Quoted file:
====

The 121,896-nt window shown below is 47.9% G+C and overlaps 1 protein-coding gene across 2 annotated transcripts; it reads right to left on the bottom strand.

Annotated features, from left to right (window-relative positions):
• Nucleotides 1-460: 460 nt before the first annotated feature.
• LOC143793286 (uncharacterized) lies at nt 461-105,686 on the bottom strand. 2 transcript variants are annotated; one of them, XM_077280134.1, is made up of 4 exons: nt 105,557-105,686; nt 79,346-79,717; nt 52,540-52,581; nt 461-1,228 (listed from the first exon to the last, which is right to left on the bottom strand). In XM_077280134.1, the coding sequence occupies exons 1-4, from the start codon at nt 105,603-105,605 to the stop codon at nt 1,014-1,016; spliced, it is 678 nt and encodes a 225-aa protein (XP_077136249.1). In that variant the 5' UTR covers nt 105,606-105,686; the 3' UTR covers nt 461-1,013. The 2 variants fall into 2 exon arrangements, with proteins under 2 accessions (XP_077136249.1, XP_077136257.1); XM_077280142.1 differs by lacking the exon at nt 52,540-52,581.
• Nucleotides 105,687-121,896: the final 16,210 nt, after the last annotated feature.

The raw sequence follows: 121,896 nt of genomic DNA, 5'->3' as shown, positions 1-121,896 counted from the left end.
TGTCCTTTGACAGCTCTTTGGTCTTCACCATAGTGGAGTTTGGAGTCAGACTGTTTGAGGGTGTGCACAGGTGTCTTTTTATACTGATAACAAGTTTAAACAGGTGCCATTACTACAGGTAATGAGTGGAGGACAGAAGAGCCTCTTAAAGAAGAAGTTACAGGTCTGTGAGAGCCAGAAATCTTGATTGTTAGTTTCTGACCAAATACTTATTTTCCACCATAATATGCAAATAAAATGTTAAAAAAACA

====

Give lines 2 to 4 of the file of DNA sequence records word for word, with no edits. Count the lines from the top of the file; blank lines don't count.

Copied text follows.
Annotated features, from left to right (window-relative positions):
• Nucleotides 1-460: 460 nt before the first annotated feature.
• LOC143793286 (uncharacterized) lies at nt 461-105,686 on the bottom strand. 2 transcript variants are annotated; one of them, XM_077280134.1, is made up of 4 exons: nt 105,557-105,686; nt 79,346-79,717; nt 52,540-52,581; nt 461-1,228 (listed from the first exon to the last, which is right to left on the bottom strand). In XM_077280134.1, the coding sequence occupies exons 1-4, from the start codon at nt 105,603-105,605 to the stop codon at nt 1,014-1,016; spliced, it is 678 nt and encodes a 225-aa protein (XP_077136249.1). In that variant the 5' UTR covers nt 105,606-105,686; the 3' UTR covers nt 461-1,013. The 2 variants fall into 2 exon arrangements, with proteins under 2 accessions (XP_077136249.1, XP_077136257.1); XM_077280142.1 differs by lacking the exon at nt 52,540-52,581.